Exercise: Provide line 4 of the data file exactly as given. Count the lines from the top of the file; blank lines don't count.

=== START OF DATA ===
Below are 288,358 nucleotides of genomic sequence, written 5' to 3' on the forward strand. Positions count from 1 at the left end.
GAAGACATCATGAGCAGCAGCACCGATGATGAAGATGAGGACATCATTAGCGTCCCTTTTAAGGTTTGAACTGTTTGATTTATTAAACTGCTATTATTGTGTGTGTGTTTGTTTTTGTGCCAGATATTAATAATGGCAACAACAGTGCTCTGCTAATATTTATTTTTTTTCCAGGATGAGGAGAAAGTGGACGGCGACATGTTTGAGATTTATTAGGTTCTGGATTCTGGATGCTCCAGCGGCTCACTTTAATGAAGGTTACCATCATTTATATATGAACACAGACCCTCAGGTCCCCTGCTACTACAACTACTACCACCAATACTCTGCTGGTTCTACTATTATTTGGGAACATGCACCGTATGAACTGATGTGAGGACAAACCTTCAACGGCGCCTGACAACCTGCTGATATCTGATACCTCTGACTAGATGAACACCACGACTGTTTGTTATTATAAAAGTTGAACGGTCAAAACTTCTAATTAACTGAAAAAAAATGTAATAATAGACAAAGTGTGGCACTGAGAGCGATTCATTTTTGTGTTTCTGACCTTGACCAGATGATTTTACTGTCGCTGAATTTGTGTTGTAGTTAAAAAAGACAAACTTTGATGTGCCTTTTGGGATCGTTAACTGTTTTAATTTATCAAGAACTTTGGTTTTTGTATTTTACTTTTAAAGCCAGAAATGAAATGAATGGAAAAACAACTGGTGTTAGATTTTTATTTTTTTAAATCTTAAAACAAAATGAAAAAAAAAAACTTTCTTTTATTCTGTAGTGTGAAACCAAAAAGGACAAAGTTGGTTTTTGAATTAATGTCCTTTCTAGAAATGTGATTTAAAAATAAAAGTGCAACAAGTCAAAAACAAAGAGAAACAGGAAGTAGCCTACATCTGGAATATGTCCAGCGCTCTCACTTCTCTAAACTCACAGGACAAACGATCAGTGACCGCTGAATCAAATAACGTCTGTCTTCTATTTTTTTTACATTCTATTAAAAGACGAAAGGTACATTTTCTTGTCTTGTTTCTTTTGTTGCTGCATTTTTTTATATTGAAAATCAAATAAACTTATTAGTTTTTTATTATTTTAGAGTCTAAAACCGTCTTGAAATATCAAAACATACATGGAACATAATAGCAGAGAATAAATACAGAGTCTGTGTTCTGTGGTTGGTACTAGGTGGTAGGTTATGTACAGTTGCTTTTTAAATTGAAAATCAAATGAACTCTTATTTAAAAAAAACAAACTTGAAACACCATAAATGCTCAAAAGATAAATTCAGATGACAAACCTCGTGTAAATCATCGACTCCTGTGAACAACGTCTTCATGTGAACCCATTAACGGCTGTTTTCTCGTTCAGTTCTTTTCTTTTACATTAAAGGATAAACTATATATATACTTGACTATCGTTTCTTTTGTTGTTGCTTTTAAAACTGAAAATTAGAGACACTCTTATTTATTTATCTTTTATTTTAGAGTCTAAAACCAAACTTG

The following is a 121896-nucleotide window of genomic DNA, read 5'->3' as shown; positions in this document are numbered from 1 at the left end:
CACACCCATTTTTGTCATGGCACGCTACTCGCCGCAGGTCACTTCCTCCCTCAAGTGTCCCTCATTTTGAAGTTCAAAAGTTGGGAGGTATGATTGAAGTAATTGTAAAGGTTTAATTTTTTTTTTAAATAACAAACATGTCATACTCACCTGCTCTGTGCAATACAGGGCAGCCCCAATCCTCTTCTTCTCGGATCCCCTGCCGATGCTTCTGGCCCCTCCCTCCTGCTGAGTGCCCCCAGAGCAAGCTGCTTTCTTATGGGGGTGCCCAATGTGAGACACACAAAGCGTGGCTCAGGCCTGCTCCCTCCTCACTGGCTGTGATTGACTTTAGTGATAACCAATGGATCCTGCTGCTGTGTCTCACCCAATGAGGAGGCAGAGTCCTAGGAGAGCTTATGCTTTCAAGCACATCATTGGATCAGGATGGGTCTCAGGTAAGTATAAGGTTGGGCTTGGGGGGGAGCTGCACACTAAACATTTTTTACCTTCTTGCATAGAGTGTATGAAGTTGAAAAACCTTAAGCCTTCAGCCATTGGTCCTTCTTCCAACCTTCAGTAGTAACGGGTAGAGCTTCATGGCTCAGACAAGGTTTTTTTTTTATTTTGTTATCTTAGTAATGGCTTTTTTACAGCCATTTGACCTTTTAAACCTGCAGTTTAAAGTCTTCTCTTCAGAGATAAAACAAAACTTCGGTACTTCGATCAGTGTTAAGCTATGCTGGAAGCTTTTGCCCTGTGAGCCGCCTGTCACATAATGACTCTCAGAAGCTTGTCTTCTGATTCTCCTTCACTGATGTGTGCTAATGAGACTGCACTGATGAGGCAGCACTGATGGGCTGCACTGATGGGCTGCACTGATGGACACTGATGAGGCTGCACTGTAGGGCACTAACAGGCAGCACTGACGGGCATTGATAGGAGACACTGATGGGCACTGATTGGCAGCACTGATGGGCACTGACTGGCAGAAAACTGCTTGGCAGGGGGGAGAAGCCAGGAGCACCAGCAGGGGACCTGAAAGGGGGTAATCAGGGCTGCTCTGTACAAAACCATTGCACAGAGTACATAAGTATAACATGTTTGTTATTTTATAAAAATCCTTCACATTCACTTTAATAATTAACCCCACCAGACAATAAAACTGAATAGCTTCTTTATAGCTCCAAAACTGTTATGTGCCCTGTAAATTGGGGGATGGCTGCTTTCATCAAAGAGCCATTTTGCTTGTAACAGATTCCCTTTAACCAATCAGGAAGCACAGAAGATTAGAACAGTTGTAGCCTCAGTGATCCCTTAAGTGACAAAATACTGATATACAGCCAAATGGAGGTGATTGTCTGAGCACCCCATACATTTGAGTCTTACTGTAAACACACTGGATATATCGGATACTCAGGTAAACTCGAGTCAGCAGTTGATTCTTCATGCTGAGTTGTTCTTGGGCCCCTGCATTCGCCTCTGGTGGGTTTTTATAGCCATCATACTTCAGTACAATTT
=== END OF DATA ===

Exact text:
CACACCCATTTTTGTCATGGCACGCTACTCGCCGCAGGTCACTTCCTCCCTCAAGTGTCCCTCATTTTGAAGTTCAAAAGTTGGGAGGTATGATTGAAGTAATTGTAAAGGTTTAATTTTTTTTTTAAATAACAAACATGTCATACTCACCTGCTCTGTGCAATACAGGGCAGCCCCAATCCTCTTCTTCTCGGATCCCCTGCCGATGCTTCTGGCCCCTCCCTCCTGCTGAGTGCCCCCAGAGCAAGCTGCTTTCTTATGGGGGTGCCCAATGTGAGACACACAAAGCGTGGCTCAGGCCTGCTCCCTCCTCACTGGCTGTGATTGACTTTAGTGATAACCAATGGATCCTGCTGCTGTGTCTCACCCAATGAGGAGGCAGAGTCCTAGGAGAGCTTATGCTTTCAAGCACATCATTGGATCAGGATGGGTCTCAGGTAAGTATAAGGTTGGGCTTGGGGGGGAGCTGCACACTAAACATTTTTTACCTTCTTGCATAGAGTGTATGAAGTTGAAAAACCTTAAGCCTTCAGCCATTGGTCCTTCTTCCAACCTTCAGTAGTAACGGGTAGAGCTTCATGGCTCAGACAAGGTTTTTTTTTTATTTTGTTATCTTAGTAATGGCTTTTTTACAGCCATTTGACCTTTTAAACCTGCAGTTTAAAGTCTTCTCTTCAGAGATAAAACAAAACTTCGGTACTTCGATCAGTGTTAAGCTATGCTGGAAGCTTTTGCCCTGTGAGCCGCCTGTCACATAATGACTCTCAGAAGCTTGTCTTCTGATTCTCCTTCACTGATGTGTGCTAATGAGACTGCACTGATGAGGCAGCACTGATGGGCTGCACTGATGGGCTGCACTGATGGACACTGATGAGGCTGCACTGTAGGGCACTAACAGGCAGCACTGACGGGCATTGATAGGAGACACTGATGGGCACTGATTGGCAGCACTGATGGGCACTGACTGGCAGAAAACTGCTTGGCAGGGGGGAGAAGCCAGGAGCACCAGCAGGGGACCTGAAAGGGGGTAATCAGGGCTGCTCTGTACAAAACCATTGCACAGAGTACATAAGTATAACATGTTTGTTATTTTATAAAAATCCTTCACATTCACTTTAATAATTAACCCCACCAGACAATAAAACTGAATAGCTTCTTTATAGCTCCAAAACTGTTATGTGCCCTGTAAATTGGGGGATGGCTGCTTTCATCAAAGAGCCATTTTGCTTGTAACAGATTCCCTTTAACCAATCAGGAAGCACAGAAGATTAGAACAGTTGTAGCCTCAGTGATCCCTTAAGTGACAAAATACTGATATACAGCCAAATGGAGGTGATTGTCTGAGCACCCCATACATTTGAGTCTTACTGTAAACACACTGGATATATCGGATACTCAGGTAAACTCGAGTCAGCAGTTGATTCTTCATGCTGAGTTGTTCTTGGGCCCCTGCATTCGCCTCTGGTGGGTTTTTATAGCCATCATACTTCAGTACAATTT